Losing Tim Kennedy is a bummer, but makes little difference
OK, everyone take a deep breath.
Feel better? Let's talk about this as mature adults, rather than reactionary zealots ready to storm the gates of Darcy Regier's and Larry Quinn's offices.
Tim Kennedy's unceremonious departure this week from the Buffalo Sabres won't make the difference between making and missing the playoffs next April. After all, our most prolific spring memory of the kid was him getting rag-dolled by a guy twice his age moments before a backbreaking goal in the first round of the playoffs.
Nevertheless, Sabres fans who narrowmindedly value grit over goals and fisticuffs over skill, would have us believe this son of South Buffalo's departure is tantamount to those of Chris Drury, Danny Briere, Brian Campbell, or Dominik Hasek. Puzzling as it might be, in reality, setting Kennedy free isn't even remotely as impactful as the bitter exists-stage-left of JP Dumont or Mike Peca. So stop pretending it's equally as shameful.
Now, understand that I agree: it absolutely sucks that the organization is run so frustratingly cheaply. I'll defend their refusal to overpay the likes of Peca, Drury and Dumont, but in the same breath toss them into the lava for being miserly with the likes of Pat Lafontaine, Donald Audette. But I have long since accepted that Messrs. Golisano and Quinn do, in fact, run the team, and are doing so as they see fit, steadfastly remaining well under the salary cap. Hey, owners get to own on their terms. Just ask Ralph Wilson, Harold Ballard, and Bill Wirtz.
Complaining about the misers in management but then packing HSBC Arena to the gills rings as hollow as throwing a hissy fit over New York State lawmakers ... and then ceding them another two or four years each passing November. When you come to terms with how business is done in the organization's front office, you see this move for what it is: a sound business decision.
Earlier this summer, the franchise vowed to get bigger and stronger after being shoved around the ice against the league's real contenders the past few seasons. With Derek Roy, Tyler Ennis, and Nathan Gerbe already in the fold, how does retaining Kennedy help that cause? The mascot name is the Sabres, not the Shetlands.
Be honest: you just can't get past the fact Kennedy's a Buffalo boy, especially if you're one of his neighbors on the south side. If he hailed from Windsor, Ontario, or even Fairport, for that matter, we'd quickly turn the other cheek and rationalize the move away. Difficult as it may be to gulp down, this is probably a well-prescribed pill.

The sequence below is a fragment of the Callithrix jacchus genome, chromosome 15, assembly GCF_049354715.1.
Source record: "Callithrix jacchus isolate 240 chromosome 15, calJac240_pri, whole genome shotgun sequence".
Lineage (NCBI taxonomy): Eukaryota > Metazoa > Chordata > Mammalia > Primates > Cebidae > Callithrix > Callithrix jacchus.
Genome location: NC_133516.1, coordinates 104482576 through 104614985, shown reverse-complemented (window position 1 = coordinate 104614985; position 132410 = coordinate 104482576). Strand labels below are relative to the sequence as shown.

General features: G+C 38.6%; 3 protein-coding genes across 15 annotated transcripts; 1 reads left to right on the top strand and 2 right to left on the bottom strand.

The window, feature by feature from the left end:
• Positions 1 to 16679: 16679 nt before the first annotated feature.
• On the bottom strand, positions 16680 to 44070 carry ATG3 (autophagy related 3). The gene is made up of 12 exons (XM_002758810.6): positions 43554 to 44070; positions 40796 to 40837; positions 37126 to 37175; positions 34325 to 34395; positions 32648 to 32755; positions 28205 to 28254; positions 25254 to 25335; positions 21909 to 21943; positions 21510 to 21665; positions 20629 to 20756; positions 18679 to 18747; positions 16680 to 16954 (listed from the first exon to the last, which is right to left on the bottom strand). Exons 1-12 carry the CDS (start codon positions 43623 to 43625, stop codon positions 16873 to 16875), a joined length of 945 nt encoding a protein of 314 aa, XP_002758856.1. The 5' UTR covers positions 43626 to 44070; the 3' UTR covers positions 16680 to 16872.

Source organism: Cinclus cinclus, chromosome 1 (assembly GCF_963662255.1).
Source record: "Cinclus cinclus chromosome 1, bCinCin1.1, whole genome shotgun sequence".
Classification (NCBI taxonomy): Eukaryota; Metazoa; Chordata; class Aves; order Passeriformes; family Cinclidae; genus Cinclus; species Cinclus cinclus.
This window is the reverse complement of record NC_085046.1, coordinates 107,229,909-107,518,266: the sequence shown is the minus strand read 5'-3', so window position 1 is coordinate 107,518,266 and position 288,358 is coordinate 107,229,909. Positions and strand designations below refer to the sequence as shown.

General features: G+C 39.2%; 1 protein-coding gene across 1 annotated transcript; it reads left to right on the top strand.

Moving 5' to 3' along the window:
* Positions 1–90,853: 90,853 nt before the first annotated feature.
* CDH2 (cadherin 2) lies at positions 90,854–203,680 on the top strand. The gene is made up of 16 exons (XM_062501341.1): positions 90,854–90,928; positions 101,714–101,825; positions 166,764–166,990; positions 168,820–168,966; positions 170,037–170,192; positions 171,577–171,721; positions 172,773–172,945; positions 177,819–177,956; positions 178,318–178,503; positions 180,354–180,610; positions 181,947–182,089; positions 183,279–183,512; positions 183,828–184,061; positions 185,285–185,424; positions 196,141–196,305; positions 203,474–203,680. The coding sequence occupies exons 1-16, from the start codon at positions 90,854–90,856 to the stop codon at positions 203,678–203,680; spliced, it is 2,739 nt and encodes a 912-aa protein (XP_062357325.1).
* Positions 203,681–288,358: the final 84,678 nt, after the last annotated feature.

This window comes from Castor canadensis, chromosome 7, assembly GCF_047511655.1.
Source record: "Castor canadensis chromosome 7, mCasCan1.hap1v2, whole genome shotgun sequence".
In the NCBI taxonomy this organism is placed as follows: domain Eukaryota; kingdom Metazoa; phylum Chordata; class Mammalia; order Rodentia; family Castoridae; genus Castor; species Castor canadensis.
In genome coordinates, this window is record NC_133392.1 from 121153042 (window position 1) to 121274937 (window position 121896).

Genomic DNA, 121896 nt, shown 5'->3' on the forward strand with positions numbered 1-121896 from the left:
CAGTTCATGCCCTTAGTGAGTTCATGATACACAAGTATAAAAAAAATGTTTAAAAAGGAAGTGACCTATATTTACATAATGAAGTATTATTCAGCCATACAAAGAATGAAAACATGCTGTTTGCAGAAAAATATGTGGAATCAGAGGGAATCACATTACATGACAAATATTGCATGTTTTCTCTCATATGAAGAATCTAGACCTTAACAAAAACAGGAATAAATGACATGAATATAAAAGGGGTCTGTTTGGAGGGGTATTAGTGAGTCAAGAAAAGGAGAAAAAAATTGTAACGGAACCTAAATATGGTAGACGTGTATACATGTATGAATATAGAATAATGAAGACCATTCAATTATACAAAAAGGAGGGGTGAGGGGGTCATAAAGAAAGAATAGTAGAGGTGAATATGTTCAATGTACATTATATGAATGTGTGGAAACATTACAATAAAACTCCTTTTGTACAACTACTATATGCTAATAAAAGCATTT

Let's make an honest evaluation of Kennedy. He's 5'10", 173 lbs, undersized in today's NHL unless you're a prolific scorer, passer or hitter. He scored 10 goals and 26 points as a rookie, and all but disappeared from games twenty through sixty-five. It didn't help his case that Tyler Ennis looked eons ahead of Kennedy in his development when he was called up.
If he was so valuable at $1 million, why did all twenty-nine teams pass on him—once when he was offered via trade, and then again on waivers? The market, not to mention the minds of twenty-nine NHL general managers, is typically a safe indicator of any player's value.
Not only do Ennis and Gerbe project as a much better NHLers in the future, they're already better right now. Blame the Sabres for this much: they made the wrong move by keeping Kennedy on the big club last October while sending Ennis to the minors. Less than a year later, the organization is paying for it. But the Sabres are saving $666,666 over two years, and they'll need all the available cash they can get to retain younger players who are, to be brutally frank, much better bets than Kennedy.
Buffalo was prepared to pay what they thought their player was worth: $605,000, and even upped the ante to $800,000, advising Kennedy all along that they wanted no part of an arbitration meeting in Toronto. Kennedy brushed the warning off, an arbiter awarded him $1 million. It simply didn't fit in the budget, especially after the signings (for better or worse) of Jordan Leopold, Rob Niedermayer, and Shaone Morrisonn.
I understand this move feels like a kick in the ribs. It may seem like I'm defending the Manson Family—and at some stages of this blog, I've felt that. But when organizations and players alike say "It's a business," they're not joking.
Just listen to all the laughs this latest offering has induced.